A lot of people make a big deal about having things in common. And others say, "That's like dating yourself."

So who's right?

The group of people that believe commonality is the key to a lasting relationship touts that things like cultural differences can wedge a couple apart. And delving into common interests can pull a couple together.

Others say having more differences allows the couple to share in each other's interests, open up deep conversations, strengthening their connection.

It seems to me, the focus is on the prescription of how to make an everlasting relationship, rather than taking a step back and describing what a great relationship looks like.

For me the one thing that ended all my relationships was when fun had stopped, or the joy of being with that person ended. That often happened a year or so before the actual break up. Sigh. Old habits.

There are three truths:

  1. Men are idiots.
  2. Women are crazy.
  3. But if you both are having fun, do crazy idiots matter? Hint: no.

The first two truths are really just one in that we're all human. We make mistakes. We fail. Shit happens. And that's fine because those things can guide us in life. We also have moments of greatness, success, and when we remember to just be, we'll experience joy. Welcome to being human.

When we see a couple having a lot of fun, we automatically think their relationship is going well, despite knowing if they have anything in common or not.

The vice versa is also true. When we see a couple in a heated argument, I think, how long before I can hit on that chick after her break up?

The key here is fun. People can come from two different worlds and have fun.

My girlfriend is a devout Muslim. I'm a devout heathen. Do we get into arguments? Hell yeah. But do we have fun together? Hell yeah.

However, I think there are basic core values that are important, and they vary from person to person.

I went to a comedy show couple weeks ago and this comedian asked, "Do you need money to have sex with a woman?"

This Asian chick yelled, "Yes!"

If the man in a relationship is a saver, and his wife has $100,000 in credit card debt, then they're going to run into issues. Can they work it out? Sure. It'll be difficult. But money seems to be at the core of many arguments. Nothing's impossible. Breathing in space with no space suit? Good luck.

Point is, any limitation placed is done by the individual. But then, I'd rather not date that Asian chick from the show. Sounds like a fucking bitch.

Three Men Walk Into a Kitchen

Sitting in a kitchen nook, I watched three men debating whether buying a late model car was a good idea or not. I had little interest in the conversation because I drive a car that is twelve-years old. And I'm mildly surprised it has survived for that long, and it isn't because I'm an Asian driver, but because the car maker isn't known for building long-lasting automobiles.

"I hate driving a dying model BMW," a successful salesman said.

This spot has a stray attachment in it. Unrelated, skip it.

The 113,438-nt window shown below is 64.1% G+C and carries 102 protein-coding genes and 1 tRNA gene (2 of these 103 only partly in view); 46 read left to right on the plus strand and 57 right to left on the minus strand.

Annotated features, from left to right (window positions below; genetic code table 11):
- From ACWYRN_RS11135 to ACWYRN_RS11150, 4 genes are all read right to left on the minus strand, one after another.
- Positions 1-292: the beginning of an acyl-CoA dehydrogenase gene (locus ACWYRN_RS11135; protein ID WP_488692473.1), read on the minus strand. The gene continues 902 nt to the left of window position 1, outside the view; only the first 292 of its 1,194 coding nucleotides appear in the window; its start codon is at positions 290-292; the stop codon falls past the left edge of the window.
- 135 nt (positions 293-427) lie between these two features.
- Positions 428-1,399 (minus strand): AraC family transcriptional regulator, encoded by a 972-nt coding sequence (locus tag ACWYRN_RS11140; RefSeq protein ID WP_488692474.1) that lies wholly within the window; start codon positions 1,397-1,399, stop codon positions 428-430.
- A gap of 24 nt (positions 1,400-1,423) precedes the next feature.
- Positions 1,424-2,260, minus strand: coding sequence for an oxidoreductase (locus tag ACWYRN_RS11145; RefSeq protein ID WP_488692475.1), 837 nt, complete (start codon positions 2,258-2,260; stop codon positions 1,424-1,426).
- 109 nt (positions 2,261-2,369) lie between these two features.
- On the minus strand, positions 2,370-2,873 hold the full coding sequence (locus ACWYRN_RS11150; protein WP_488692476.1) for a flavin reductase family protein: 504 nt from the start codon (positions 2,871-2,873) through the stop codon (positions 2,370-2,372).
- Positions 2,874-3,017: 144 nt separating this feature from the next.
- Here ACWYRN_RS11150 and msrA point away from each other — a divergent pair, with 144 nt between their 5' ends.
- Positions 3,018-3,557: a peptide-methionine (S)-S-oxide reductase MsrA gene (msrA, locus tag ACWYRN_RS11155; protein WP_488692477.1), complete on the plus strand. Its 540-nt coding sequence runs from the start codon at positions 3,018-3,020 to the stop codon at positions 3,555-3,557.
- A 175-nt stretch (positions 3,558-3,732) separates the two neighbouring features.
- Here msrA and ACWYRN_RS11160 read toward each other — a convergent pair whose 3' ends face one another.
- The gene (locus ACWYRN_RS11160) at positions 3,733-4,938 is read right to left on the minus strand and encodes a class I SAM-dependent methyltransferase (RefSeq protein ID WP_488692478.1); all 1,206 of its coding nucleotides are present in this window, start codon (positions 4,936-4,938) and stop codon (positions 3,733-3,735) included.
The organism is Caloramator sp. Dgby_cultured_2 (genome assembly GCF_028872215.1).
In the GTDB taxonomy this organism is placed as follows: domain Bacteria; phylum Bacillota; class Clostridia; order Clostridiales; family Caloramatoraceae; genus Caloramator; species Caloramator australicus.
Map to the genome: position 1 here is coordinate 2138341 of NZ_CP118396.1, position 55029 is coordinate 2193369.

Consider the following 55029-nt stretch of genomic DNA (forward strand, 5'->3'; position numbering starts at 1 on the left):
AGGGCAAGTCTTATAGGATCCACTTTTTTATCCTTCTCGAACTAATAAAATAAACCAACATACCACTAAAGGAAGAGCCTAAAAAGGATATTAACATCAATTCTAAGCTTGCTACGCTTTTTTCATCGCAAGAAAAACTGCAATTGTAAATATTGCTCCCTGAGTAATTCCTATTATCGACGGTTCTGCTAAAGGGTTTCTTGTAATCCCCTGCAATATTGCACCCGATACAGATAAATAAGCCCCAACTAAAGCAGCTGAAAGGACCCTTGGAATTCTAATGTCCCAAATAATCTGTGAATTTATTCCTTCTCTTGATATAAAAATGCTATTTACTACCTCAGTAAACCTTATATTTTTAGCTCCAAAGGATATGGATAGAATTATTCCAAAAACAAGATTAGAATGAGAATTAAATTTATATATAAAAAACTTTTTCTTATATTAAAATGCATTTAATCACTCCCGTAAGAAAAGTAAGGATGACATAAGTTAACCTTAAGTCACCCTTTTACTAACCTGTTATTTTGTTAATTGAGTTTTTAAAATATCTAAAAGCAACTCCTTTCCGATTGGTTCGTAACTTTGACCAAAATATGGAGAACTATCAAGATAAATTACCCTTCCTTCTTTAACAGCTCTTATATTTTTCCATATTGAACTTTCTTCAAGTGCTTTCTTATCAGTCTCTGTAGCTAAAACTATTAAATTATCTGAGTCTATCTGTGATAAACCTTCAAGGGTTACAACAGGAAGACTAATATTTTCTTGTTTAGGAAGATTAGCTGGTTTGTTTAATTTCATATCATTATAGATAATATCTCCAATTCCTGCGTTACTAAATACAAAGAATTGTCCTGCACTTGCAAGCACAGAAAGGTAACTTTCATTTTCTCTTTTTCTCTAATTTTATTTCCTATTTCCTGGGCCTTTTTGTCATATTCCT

"Me too," his best friend said and took a drag from his medicinal e-cigarette.

A newlywed man scratched his beard. "But the dealer is giving us a really good deal."

The salesman raised his eyebrows. "Because BMW is releasing a new body shape. But are you OK driving a car that will be out-of-date in seven months?"

"I wouldn't." The best friend toked on his e-cigarette.

The newlywed gazed into the distance as he tried to imagine driving a car on the road that would eventually be filled with newer model BMWs.

Given the theory of evolution, everything is always going to die out to better versions. Unless you believe in a young Earth, then maybe this is a bad analogy.

Nevertheless, the idea of caring about driving a car that would be out-dated is crazy to me. Unless you're the car dealer. At the basis, a car transports people from one place to another, and maybe even more places. OK. Not maybe. But for sure. But as long as the car doesn't break down, does it matter that the car will eventually be eclipsed by a newer model?

Not at all.

It's all in the mind. So, like me, if you don't care about new models, cars that is, then driving an old car will never be a problem. Nor should it be. But if you deeply care about this, that people will drive cars newer than yours, then there's more to it than just a passion about automobiles.

There's a level of insecurity that maybe the person with the newer car is better, or is within the circle of BMW's trust.

There's always someone who's better at fighting, who earns more wealth, who's blah, blah, blah...

But that says nothing about whether you're less than a human. And having the biggest anything doesn't make you more than a human. Unless you're a man, then maybe you should consider becoming an underwear model. Or a porn star.

We live in a world of labels. You can lather as many labels on yourself, but that won't change who you are as a person. Some people may value you more because of it, but do you really want to be liked for the stuff that you have? Or do you want to be like for you?